Postdoctoral Researcher at University of North Carolina Chapel Hill

University of North Carolina Chapel Hill is pleased to invite applicants to apply for a new opening postdoctoral position in cell biology. Applications will be evaluated immediately.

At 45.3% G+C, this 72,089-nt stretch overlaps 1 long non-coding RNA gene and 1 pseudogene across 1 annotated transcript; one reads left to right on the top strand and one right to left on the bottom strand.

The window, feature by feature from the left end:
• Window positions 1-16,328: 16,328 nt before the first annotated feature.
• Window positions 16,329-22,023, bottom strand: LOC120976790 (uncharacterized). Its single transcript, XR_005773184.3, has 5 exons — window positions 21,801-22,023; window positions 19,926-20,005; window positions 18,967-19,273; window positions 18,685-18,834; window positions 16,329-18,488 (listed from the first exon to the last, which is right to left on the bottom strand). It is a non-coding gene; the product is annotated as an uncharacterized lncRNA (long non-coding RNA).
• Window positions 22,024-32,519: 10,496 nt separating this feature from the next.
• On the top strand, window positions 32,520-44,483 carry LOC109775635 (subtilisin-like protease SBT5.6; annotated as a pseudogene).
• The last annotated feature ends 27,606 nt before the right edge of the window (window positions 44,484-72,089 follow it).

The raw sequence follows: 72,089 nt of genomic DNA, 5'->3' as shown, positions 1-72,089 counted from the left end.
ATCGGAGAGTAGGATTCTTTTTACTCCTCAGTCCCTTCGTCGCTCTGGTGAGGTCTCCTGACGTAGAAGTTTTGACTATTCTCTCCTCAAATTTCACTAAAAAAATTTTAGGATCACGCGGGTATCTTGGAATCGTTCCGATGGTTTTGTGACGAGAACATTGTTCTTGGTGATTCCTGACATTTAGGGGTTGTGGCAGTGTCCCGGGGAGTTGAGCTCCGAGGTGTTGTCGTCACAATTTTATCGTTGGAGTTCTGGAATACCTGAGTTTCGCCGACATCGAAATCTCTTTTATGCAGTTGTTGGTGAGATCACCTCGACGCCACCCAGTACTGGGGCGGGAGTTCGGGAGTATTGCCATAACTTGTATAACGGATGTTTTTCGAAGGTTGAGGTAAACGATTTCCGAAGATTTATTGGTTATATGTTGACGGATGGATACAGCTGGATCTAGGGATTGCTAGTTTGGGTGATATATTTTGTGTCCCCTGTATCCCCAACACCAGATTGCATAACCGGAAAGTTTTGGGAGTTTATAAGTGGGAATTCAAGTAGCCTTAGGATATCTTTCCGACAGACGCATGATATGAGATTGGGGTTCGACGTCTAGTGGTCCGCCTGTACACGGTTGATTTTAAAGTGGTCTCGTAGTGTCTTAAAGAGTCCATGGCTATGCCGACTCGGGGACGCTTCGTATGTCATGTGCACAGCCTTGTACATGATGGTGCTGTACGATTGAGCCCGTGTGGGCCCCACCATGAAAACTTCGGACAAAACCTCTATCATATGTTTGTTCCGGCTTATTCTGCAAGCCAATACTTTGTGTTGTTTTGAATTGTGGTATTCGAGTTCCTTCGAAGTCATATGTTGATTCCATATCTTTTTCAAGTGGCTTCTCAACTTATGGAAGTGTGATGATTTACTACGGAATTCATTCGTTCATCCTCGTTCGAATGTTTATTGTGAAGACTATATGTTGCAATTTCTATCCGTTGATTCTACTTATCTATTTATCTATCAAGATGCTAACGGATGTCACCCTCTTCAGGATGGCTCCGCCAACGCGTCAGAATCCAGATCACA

Telomeres represent potent signaling detectors for DNA damage in the cell, residing at the ends of our chromosomes. Containing only 1/3000th of the total DNA in the cell, they monitor the number of cell divisions and protect us from uncontrolled cell division that can lead to cancer. Telomeres consist of a complex assembly of repetitive DNA, cellular histone and DNA repair factors, and RNA transcribed from the telomeres themselves termed TERRA. Following transcription of TERRA, some of this RNA remains annealed to the telomere in the form of R-loops. Unresolved R-loops represent one form of DNA damage, yet they may play a central role in forming t-loops, a looped arrangement of the telomere in which the very DNA end is folded back to anneal to internal telomeric sites. The goal of these studies is to use a combination of electron microscopy, light microscopy, cell biology, and biochemical methods to investigate the location, frequency and role of R-loops at the telomere. The relevance of R-loops to human disease will be a central focus. This will be done using mammalian tissue culture and cells exhibiting the ALT phenotype. The person in this position will carry out these experiments, be engaged in collaborations with colleagues in the US and abroad and be exposed to new technologies including cryoEM.


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